OMAHA, Neb. -- Becoming the youngest among regional ministers for American Baptist Churches-USA was "just luck more than anything," Greg Mamula said. But his role as the associate executive minister for ABC-Nebraska gives him an outlet for his passion to help pastors.
He credits two adjunct professors at Williams Baptist College in Walnut Ridge, Ark., with helping him understand the networks in place to assist pastors. He had not grown up in church and didn't know much about denominational structure. Both professors also worked with the Arkansas Baptist Convention, affiliated with the Southern Baptist Convention.
While in college, "I got to attend a state convention and saw how it works," he said. "I saw their [his professors'] hearts for pastors and their churches."
After completing an undergraduate degree in Christian ministries, Mamula earned a master of divinity degree at Truett Theological Seminary. He became associate pastor for family and youth ministry at First Baptist Church, North Platte, Neb., shortly after graduating in 2007. Deciding to be as involved as possible, he took on regional jobs "any time someone asked me," he said.
That willingness throughout his five years at First Baptist opened the door to his current post in January, just as he approached his 30th birthday. He believes his age -- with a "slightly different perspective" on ministry and skills in social media and blogging -- has worked in his favor. "I think about things differently.... I'm always willing to try new things because I don't know that they can't be done," he said.
Although he had been concerned pastors in the region would react negatively to his age and limited church experience, "it has been a really positive reaction" so far, he said.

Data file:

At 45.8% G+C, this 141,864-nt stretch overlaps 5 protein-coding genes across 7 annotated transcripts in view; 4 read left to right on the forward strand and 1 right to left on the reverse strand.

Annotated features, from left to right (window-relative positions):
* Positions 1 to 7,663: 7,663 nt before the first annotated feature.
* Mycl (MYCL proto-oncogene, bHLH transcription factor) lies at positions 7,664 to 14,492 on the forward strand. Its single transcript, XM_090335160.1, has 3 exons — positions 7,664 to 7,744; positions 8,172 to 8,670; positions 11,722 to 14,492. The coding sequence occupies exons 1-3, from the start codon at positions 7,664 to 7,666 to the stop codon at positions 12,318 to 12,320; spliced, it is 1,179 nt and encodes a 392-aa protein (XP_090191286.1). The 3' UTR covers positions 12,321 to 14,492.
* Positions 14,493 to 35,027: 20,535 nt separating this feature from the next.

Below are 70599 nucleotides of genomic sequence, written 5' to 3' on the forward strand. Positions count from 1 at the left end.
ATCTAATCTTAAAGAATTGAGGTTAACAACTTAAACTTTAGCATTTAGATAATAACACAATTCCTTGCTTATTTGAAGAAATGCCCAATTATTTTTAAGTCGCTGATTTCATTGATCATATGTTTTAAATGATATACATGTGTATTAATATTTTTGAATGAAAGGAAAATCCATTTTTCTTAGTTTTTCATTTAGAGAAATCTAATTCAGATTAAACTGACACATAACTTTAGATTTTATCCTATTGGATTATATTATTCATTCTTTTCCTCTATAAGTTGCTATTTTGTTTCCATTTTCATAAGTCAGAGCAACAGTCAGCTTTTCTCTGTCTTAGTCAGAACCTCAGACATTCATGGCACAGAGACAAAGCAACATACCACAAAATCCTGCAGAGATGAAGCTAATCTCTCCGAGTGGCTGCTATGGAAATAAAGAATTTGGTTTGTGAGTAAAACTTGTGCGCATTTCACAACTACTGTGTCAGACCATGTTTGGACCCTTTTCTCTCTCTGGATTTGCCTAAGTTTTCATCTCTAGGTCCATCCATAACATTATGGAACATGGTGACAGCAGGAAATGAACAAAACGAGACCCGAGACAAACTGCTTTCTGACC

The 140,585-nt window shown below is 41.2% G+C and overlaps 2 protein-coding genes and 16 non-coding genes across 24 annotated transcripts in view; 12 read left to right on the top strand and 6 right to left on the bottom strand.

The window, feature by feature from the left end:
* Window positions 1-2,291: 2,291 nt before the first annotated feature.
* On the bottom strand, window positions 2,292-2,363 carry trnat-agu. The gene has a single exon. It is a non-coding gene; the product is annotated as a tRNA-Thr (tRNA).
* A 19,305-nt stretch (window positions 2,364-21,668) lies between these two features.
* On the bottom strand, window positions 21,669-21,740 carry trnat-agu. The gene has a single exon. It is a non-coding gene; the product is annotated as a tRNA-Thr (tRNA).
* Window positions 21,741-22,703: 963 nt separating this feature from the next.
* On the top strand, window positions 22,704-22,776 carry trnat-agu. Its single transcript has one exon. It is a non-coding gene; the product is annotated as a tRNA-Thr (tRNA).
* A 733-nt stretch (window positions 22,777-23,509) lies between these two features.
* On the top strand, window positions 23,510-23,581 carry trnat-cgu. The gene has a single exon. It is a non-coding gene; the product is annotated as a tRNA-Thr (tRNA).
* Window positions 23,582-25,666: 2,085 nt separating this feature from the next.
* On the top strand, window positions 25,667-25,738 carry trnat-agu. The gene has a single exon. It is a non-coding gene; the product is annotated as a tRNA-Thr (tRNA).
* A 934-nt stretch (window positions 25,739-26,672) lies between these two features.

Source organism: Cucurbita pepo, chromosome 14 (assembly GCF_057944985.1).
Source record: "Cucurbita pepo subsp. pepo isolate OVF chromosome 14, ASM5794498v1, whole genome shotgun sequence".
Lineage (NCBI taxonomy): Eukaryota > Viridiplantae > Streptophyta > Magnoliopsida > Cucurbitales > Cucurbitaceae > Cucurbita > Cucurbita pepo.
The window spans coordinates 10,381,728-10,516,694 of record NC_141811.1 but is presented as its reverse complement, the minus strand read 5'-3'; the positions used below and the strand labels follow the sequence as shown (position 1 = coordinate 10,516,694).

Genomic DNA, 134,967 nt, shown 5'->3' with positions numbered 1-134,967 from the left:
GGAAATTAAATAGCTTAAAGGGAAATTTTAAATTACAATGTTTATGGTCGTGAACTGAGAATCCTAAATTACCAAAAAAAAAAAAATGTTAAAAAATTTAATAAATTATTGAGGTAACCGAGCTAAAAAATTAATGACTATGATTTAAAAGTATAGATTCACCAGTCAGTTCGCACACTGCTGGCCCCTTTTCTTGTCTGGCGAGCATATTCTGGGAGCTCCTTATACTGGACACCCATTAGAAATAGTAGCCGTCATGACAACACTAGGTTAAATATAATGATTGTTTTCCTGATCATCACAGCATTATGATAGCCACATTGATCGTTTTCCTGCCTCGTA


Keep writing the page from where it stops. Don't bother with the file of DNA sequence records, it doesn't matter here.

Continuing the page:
The response has allowed him to serve. "My passion is for the pastors and the churches -- for wanting them to be the best they can be and just being that resource for them," he said.
Mamula often assists with technology and Internet options, especially as more congregations have turned to social media and blogs. Many pastors are using blogs as a way to track sermon series, to start conversations about issues or to tease their sermon throughout the week, he explained.
Facebook also has become a means of live interaction on Sunday mornings, sometimes in conjunction with Twitter. Or it's set up for members to post comments later. Some churches are using their websites more effectively as well, he added, making them more informative and interactive.
While the digital age increases interaction between congregations in many ways, Mamula envisions churches engaging in additional cooperative ministry. "I would like to see us do more as groups of churches," he said.
He especially hopes rural congregations can fellowship and minister together, although he recognizes the difficulty the distance between them creates.
Ministry is more effective as churches work together to impact their areas, he said. "Getting into the community is crucial to the church.... It allows us to be the hands and feet of Christ."